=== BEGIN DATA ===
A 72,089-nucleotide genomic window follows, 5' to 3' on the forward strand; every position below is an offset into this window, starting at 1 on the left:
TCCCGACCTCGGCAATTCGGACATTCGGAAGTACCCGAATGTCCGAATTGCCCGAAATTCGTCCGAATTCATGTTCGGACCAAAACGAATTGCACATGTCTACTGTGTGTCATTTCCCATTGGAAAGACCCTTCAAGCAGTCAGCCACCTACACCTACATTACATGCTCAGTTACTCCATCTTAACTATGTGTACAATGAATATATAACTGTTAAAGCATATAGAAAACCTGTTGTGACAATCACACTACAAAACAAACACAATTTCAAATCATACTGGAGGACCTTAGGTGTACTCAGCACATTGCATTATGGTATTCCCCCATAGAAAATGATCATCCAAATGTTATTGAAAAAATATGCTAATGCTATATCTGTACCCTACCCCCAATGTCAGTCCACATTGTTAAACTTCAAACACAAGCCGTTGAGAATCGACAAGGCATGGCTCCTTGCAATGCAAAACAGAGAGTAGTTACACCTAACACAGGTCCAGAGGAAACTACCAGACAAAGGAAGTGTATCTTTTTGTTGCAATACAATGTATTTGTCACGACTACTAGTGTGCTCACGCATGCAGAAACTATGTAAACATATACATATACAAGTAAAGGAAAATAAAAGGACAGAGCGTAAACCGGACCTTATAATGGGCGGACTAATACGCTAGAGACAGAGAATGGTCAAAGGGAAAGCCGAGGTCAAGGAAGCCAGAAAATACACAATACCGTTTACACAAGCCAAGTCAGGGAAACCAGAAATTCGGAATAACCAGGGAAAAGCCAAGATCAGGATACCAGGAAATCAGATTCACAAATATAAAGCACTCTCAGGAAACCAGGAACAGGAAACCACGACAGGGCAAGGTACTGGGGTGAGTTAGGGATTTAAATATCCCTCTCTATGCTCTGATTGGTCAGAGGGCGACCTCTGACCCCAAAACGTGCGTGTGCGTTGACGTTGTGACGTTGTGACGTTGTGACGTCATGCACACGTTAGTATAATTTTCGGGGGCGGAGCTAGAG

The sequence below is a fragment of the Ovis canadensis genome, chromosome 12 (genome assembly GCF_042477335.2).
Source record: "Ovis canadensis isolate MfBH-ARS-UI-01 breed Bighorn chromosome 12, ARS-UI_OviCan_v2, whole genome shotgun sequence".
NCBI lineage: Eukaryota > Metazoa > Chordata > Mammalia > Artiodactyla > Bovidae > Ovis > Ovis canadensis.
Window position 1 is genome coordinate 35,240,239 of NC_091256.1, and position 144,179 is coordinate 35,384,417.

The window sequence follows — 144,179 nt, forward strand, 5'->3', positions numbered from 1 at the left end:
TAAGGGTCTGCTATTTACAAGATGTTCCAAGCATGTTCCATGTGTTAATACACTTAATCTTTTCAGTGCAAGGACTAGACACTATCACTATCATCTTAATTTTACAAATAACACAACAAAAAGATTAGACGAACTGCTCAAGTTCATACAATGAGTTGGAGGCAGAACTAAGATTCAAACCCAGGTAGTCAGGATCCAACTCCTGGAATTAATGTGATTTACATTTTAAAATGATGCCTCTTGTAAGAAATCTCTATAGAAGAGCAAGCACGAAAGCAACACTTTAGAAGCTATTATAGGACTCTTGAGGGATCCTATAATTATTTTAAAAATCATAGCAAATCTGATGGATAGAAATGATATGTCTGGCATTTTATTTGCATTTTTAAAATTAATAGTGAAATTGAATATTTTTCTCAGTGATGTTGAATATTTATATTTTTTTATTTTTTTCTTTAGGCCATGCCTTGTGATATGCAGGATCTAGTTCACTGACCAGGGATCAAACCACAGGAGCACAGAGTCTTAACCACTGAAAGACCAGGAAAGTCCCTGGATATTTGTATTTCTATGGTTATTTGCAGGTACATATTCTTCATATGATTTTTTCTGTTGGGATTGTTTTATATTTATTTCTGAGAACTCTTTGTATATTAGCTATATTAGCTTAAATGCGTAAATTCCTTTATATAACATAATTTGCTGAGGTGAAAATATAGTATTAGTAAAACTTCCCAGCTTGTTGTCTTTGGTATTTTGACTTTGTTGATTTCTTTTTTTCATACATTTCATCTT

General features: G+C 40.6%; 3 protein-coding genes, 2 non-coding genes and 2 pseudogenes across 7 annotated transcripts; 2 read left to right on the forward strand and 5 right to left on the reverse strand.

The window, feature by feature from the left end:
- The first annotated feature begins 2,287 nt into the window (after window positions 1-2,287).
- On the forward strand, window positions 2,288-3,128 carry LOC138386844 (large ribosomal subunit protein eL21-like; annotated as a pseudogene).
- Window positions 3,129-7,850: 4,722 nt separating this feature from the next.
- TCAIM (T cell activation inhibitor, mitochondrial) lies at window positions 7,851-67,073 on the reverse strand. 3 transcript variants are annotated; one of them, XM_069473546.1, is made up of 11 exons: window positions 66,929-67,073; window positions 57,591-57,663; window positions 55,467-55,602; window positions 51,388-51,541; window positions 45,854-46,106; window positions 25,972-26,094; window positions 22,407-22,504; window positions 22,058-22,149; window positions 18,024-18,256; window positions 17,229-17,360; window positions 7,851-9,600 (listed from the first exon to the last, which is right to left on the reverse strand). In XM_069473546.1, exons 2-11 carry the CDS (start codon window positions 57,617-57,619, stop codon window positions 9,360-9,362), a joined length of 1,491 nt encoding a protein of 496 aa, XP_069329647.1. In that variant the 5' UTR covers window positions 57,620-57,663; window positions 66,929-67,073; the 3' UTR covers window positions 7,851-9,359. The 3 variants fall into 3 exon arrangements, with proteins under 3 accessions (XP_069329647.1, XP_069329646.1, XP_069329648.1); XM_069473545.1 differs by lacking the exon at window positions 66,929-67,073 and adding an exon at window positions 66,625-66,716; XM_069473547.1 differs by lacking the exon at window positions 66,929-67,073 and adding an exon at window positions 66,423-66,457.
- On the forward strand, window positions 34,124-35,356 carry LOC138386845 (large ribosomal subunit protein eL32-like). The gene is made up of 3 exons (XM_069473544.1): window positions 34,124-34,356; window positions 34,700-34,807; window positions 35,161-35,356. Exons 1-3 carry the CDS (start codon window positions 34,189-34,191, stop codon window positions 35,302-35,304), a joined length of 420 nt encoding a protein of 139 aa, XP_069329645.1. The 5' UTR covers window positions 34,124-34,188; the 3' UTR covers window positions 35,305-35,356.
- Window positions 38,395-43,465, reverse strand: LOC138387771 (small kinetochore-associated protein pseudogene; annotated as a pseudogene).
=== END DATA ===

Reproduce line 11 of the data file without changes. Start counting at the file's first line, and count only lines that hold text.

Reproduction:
- The first annotated feature begins 2,287 nt into the window (after window positions 1-2,287).